If Only Jesus Knew When to Stop!

The following is only an excerpt of this sermon. The full sermon can be heard by clicking the audio link below.

Luke 4.21-30

In the spirit of true confessions of preachers when they hear other preachers: when I go on vacation and we go to another church and I listen to another preacher my first intention is to just be blessed by the message, to receive it. But I confess there is a little part of me, that when I listen, becomes the critic. What would I do with that text, what would I say? How… oh, he made a mistake there! Stuff like that. And if I were like that in that synagogue the day Jesus preached, my main word of advice for Jesus (and I have plenty of advice for Jesus) is: “Stop! Stop, right there! Stop, right about… oh, verse 21. That part we read last week. Stop. Jesus, you’ve got them eating right out of your hands.” All spoke well of him, it says, and were amazed at the gracious words that came out of his mouth. “Quick, Jesus! Get to the offering, quick! Whole communities are founded upon this moment, whole megachurches, with million dollar budgets are built on the moment you have just reached, on the Word you have just shared. The blessings of God, the transformative power of God, the victory of believers. Just stop right there.”

If only Jesus had learned when to stop. If he had learned when to stop, maybe he’d have made something of himself. If only had learned to stop, he made have led a popular uprising and thrown the Romans out of Israel. If he had learned to stop, perhaps he might have lived a victorious life, had a prosperous ministry, maybe he’d be rich. Maybe he’d be on TV. If only had stopped at a positive message, the non-judgmental one. If only he had gone the safe route, he might not have ended up on the cross.

But wouldn’t you know, Jesus doesn’t stop. He knows that midway through that sermon, he has not yet shared the whole word of God. The part of God’s word that was particularly on target for his hometown audience. Just as they were smiling and shaking their heads in affirmation, just as they were saying, “Amen!” Jesus provides the last little twist in his sermon, that ends up being oh so big.

The big question in this story is what exactly makes this adoring crowd so angry. What is it exactly that Jesus goes on to say that turns their appreciation into anger? How could he, within a matter of moments, turn a congregation that was so for him into a mob that wanted to lynch him? Perhaps we need to reflect on what the hometown people were expecting.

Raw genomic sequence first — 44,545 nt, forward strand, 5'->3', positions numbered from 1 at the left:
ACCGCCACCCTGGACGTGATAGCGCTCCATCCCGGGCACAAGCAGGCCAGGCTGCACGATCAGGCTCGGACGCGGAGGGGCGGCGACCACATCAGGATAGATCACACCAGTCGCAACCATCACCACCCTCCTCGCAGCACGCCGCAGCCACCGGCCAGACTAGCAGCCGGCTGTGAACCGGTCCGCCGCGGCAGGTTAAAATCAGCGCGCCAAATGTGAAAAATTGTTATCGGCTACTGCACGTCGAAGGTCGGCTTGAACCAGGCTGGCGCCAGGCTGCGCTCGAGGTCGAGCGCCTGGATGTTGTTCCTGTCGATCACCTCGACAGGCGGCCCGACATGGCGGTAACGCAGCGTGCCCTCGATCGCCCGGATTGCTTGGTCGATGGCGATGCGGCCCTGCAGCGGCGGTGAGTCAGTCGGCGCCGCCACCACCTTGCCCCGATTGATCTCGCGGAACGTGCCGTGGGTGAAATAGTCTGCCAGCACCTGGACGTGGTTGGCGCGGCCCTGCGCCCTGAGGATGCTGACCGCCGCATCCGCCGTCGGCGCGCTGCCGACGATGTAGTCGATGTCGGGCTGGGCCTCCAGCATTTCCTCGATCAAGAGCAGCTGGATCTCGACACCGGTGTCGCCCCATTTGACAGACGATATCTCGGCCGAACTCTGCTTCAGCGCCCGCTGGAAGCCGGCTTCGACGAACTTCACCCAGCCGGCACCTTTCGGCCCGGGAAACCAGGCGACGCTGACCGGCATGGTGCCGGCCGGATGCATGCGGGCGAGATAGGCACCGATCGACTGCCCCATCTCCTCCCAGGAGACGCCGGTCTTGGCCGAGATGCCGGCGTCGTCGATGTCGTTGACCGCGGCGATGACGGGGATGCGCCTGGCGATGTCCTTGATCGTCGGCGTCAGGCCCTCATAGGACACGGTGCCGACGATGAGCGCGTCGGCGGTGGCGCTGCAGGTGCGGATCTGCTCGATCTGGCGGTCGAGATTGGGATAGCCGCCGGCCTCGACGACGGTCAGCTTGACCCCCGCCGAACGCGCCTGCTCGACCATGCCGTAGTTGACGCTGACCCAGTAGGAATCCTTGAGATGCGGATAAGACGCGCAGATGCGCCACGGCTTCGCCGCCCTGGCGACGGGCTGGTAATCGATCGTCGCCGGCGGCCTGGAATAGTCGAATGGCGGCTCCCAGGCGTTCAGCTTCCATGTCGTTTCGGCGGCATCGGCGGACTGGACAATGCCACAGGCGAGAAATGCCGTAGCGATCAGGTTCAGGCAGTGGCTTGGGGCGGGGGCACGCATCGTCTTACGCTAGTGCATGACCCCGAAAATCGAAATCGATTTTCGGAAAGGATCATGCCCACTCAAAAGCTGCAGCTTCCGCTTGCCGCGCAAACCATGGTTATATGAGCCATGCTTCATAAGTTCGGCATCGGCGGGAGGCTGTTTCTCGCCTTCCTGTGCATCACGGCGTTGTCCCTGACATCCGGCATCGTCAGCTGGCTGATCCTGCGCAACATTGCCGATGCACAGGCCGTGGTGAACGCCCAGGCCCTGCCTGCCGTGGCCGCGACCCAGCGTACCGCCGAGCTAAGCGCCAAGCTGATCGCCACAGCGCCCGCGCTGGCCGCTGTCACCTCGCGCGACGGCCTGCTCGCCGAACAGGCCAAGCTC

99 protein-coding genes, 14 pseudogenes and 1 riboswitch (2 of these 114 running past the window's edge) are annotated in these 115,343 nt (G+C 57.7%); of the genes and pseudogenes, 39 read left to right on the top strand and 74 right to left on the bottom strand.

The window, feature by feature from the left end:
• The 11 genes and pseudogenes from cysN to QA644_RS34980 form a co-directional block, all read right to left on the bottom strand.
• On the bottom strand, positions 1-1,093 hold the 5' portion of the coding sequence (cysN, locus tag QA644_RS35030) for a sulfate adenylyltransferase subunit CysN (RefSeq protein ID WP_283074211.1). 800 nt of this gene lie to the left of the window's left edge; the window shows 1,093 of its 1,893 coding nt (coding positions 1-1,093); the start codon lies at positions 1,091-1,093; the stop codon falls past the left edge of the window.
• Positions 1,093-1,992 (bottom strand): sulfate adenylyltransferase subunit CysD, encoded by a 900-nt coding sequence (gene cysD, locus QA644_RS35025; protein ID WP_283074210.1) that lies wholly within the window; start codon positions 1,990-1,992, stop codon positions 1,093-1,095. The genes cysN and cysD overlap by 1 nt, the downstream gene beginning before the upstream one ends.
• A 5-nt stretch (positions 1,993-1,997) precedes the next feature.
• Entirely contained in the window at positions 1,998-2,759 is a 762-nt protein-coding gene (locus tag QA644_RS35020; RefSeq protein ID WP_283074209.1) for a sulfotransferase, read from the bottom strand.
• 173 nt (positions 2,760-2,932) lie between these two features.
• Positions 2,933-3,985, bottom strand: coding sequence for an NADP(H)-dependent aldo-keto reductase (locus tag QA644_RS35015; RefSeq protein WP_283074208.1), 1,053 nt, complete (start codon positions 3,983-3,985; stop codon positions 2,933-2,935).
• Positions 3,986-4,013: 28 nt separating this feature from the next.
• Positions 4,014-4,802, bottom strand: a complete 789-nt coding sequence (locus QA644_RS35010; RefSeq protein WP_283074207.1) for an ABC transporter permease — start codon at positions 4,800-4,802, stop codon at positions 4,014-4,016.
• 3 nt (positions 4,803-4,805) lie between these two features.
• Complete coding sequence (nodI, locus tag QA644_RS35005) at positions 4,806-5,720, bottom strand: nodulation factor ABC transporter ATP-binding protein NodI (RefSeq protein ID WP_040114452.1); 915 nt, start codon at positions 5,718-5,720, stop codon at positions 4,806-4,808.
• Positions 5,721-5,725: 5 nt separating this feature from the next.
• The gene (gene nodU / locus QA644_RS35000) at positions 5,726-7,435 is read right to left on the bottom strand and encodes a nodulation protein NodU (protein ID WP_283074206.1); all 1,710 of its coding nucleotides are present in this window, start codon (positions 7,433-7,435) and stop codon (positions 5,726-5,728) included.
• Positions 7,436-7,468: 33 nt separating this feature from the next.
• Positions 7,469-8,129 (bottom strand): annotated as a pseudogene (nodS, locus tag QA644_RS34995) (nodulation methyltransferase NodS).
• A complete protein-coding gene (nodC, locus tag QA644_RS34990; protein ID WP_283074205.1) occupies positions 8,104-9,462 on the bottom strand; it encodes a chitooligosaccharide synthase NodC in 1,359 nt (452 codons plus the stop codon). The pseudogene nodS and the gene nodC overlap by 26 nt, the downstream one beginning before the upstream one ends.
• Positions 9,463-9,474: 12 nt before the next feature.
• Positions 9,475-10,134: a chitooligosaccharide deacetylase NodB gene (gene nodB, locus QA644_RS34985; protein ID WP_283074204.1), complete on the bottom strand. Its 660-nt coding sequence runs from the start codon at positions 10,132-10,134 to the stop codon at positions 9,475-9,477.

You see Jesus had shared a wonderful word with them, he brought them good news. Good news for the poor, release of the captive, sight to the blind, freedom for the oppressed, nothing wrong with that, we need a little of that, perhaps a lot of that, Jesus! Preach it, brother!

This is good news. It is a good news that comforts us, that comforts all who are afflicted. But as the famous, well-known saying goes, Jesus came not only to comfort the afflicted, he also came to afflict the comfortable. He came to preach a sharp-edged word to those who thought that as members of the hometown crowd, they had God’s blessings coming to them. Is not this Joseph’s son? Isn’t he one of us? That means that the blessings that he just preached, all the good stuff that he’s doing, the feedings and the healings, that’s coming in our direction. He’s one of us! Come on Jesus, give us some love!

But then Jesus, who didn’t know when to stop, brought up two stories from the bible. You’ve got to be careful when you go to the bible. Jesus mentions two stories of God’s grace and love, two illustrations of the good news that he was talking about from Isaiah. The catch is that both of these manifestations of God’s grace and love involve outsiders. That widow from Sidon is not a person from Israel. She’s an enemy. She’s an outsider, the ones that everybody hated. Not from Sidon, Lord! And that Na’aman from Syria? Enemy General. The one who was in the position to threaten the nation of Israel. Outsiders. Non-believers.

If any of the hometown crowd would draw a line demarking who was inside and who was out, who deserved blessing and who didn’t? The Gentile widow and the leprous enemy general who Jesus mentions here would certainly be on the outside.

But they are not the ones drawing the lines. God is the one who draws the lines. And Jesus offers the jarring truth that God’s blessing and God’s grace were not particularly for those who expected it. Or thought they deserved it. Those on the inside, like the hometown crowd. God’s grace, love and healing, Jesus says with these stories, are not for the ones who expect it, but for the ones who live it.